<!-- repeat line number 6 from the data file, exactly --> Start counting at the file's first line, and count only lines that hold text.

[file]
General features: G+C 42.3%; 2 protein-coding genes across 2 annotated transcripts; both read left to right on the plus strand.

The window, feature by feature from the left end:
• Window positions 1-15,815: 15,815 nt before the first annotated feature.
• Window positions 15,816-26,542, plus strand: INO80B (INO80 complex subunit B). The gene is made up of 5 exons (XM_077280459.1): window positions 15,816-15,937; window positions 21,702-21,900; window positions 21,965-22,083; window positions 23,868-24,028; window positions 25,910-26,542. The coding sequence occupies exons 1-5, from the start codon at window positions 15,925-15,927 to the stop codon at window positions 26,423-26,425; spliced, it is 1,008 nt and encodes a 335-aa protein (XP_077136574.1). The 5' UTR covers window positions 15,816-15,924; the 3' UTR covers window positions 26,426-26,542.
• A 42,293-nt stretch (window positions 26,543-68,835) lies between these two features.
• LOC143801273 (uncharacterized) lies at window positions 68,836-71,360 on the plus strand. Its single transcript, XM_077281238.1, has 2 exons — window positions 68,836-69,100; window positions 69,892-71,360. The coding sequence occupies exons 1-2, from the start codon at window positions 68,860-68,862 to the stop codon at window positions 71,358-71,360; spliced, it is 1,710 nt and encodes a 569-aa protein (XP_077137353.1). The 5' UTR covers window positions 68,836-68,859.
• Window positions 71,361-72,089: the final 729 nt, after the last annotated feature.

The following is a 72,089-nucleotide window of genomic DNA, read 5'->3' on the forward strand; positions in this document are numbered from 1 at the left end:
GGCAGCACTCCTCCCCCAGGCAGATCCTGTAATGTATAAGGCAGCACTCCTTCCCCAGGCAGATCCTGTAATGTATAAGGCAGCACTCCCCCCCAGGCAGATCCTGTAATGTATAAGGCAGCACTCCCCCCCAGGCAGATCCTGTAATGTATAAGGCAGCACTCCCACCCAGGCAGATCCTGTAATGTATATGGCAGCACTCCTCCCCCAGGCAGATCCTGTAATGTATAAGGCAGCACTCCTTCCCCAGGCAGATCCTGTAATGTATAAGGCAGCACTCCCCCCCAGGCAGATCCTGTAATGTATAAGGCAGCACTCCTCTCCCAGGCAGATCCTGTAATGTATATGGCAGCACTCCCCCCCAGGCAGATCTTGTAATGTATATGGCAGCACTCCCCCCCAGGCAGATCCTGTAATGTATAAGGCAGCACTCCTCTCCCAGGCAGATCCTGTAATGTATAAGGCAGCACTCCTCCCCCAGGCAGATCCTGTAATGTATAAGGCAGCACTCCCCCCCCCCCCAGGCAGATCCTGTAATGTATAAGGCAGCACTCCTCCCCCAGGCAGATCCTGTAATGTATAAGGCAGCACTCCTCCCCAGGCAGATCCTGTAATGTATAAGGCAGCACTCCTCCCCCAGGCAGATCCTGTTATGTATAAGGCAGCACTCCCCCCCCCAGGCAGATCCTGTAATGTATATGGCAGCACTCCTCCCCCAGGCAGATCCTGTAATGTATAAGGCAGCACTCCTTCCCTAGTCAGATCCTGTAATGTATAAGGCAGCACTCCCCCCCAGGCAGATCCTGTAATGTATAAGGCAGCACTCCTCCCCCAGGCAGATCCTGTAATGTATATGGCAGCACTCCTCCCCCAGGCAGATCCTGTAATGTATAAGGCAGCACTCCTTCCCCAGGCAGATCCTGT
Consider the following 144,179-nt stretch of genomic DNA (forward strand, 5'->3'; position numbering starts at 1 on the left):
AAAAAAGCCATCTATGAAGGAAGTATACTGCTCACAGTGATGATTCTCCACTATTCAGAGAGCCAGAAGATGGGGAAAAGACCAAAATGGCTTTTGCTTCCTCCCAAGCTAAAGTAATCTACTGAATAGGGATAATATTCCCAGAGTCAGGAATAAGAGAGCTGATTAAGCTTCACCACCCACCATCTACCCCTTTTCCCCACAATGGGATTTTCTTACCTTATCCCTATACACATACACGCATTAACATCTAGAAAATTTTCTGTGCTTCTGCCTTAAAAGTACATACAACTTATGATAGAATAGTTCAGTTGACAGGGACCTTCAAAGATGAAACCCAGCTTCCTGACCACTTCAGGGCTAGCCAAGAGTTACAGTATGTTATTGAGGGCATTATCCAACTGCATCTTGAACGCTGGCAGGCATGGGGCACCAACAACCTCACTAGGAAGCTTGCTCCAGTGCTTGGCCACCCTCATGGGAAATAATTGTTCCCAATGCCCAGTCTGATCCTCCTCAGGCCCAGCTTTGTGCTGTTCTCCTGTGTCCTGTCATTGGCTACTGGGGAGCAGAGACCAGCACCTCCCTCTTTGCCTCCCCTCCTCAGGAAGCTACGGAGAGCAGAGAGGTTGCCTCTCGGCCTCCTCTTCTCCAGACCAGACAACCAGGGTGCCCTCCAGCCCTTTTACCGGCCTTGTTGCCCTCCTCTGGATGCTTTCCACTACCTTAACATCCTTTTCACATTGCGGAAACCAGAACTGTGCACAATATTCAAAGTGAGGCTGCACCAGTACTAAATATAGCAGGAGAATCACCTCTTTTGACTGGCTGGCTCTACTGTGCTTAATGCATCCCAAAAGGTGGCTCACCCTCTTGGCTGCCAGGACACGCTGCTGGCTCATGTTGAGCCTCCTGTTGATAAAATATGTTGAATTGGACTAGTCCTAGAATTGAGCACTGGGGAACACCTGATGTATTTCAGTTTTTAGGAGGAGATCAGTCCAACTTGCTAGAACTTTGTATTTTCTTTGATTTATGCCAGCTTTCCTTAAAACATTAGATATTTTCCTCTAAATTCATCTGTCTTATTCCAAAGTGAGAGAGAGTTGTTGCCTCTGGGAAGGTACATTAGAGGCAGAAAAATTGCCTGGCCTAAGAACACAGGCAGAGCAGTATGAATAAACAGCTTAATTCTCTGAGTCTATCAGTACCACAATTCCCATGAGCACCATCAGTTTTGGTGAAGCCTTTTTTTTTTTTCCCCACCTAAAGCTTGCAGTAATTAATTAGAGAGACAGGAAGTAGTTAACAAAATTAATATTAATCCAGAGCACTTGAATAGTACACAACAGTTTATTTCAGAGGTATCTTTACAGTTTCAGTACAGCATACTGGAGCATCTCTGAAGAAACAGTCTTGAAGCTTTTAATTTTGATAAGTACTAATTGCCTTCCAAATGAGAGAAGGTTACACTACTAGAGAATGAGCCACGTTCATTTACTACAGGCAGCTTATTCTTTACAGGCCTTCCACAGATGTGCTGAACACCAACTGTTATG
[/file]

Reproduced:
• LOC143801273 (uncharacterized) lies at window positions 68,836-71,360 on the plus strand. Its single transcript, XM_077281238.1, has 2 exons — window positions 68,836-69,100; window positions 69,892-71,360. The coding sequence occupies exons 1-2, from the start codon at window positions 68,860-68,862 to the stop codon at window positions 71,358-71,360; spliced, it is 1,710 nt and encodes a 569-aa protein (XP_077137353.1). The 5' UTR covers window positions 68,836-68,859.